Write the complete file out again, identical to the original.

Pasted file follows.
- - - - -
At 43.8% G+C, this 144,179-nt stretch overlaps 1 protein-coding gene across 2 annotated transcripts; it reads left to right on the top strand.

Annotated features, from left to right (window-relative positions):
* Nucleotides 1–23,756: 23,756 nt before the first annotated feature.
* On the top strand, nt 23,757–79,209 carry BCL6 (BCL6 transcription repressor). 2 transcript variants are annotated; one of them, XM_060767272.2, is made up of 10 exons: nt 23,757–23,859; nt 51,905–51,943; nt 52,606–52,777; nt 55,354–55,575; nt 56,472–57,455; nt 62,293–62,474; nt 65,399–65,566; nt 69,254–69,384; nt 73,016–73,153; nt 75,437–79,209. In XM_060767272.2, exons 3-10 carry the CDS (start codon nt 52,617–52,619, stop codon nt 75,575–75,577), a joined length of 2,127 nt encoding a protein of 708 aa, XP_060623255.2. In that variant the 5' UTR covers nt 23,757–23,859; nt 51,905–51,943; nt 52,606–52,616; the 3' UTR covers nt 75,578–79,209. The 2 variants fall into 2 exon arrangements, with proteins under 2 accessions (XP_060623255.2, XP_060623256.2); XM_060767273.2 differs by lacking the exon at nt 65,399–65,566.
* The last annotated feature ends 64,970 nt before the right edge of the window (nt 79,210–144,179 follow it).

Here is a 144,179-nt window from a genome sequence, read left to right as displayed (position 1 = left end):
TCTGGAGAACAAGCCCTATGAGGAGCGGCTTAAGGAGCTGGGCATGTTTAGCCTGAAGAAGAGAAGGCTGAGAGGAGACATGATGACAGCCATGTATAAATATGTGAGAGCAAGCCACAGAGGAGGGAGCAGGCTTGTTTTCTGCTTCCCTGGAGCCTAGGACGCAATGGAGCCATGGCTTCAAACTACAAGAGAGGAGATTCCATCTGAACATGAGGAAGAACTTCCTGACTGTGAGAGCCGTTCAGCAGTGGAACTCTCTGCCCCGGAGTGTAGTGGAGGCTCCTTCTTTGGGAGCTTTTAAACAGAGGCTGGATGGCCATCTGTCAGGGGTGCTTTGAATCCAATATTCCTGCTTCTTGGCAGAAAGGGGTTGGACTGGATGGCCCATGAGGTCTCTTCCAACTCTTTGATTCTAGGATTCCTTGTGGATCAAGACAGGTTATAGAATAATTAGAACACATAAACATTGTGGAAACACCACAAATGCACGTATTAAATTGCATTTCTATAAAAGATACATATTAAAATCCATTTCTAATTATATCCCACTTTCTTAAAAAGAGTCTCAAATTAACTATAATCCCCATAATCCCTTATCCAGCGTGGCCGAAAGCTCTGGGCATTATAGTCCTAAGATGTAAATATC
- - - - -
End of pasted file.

At 43.8% G+C, this 144,179-nt stretch overlaps 1 protein-coding gene across 2 annotated transcripts; it reads left to right on the top strand.

Annotated features, from left to right (window-relative positions):
* Nucleotides 1–23,756: 23,756 nt before the first annotated feature.
* On the top strand, nt 23,757–79,209 carry BCL6 (BCL6 transcription repressor). 2 transcript variants are annotated; one of them, XM_060767272.2, is made up of 10 exons: nt 23,757–23,859; nt 51,905–51,943; nt 52,606–52,777; nt 55,354–55,575; nt 56,472–57,455; nt 62,293–62,474; nt 65,399–65,566; nt 69,254–69,384; nt 73,016–73,153; nt 75,437–79,209. In XM_060767272.2, exons 3-10 carry the CDS (start codon nt 52,617–52,619, stop codon nt 75,575–75,577), a joined length of 2,127 nt encoding a protein of 708 aa, XP_060623255.2. In that variant the 5' UTR covers nt 23,757–23,859; nt 51,905–51,943; nt 52,606–52,616; the 3' UTR covers nt 75,578–79,209. The 2 variants fall into 2 exon arrangements, with proteins under 2 accessions (XP_060623255.2, XP_060623256.2); XM_060767273.2 differs by lacking the exon at nt 65,399–65,566.
* The last annotated feature ends 64,970 nt before the right edge of the window (nt 79,210–144,179 follow it).

Here is a 144,179-nt window from a genome sequence, read left to right as displayed (position 1 = left end):
TCTGGAGAACAAGCCCTATGAGGAGCGGCTTAAGGAGCTGGGCATGTTTAGCCTGAAGAAGAGAAGGCTGAGAGGAGACATGATGACAGCCATGTATAAATATGTGAGAGCAAGCCACAGAGGAGGGAGCAGGCTTGTTTTCTGCTTCCCTGGAGCCTAGGACGCAATGGAGCCATGGCTTCAAACTACAAGAGAGGAGATTCCATCTGAACATGAGGAAGAACTTCCTGACTGTGAGAGCCGTTCAGCAGTGGAACTCTCTGCCCCGGAGTGTAGTGGAGGCTCCTTCTTTGGGAGCTTTTAAACAGAGGCTGGATGGCCATCTGTCAGGGGTGCTTTGAATCCAATATTCCTGCTTCTTGGCAGAAAGGGGTTGGACTGGATGGCCCATGAGGTCTCTTCCAACTCTTTGATTCTAGGATTCCTTGTGGATCAAGACAGGTTATAGAATAATTAGAACACATAAACATTGTGGAAACACCACAAATGCACGTATTAAATTGCATTTCTATAAAAGATACATATTAAAATCCATTTCTAATTATATCCCACTTTCTTAAAAAGAGTCTCAAATTAACTATAATCCCCATAATCCCTTATCCAGCGTGGCCGAAAGCTCTGGGCATTATAGTCCTAAGATGTAAATATC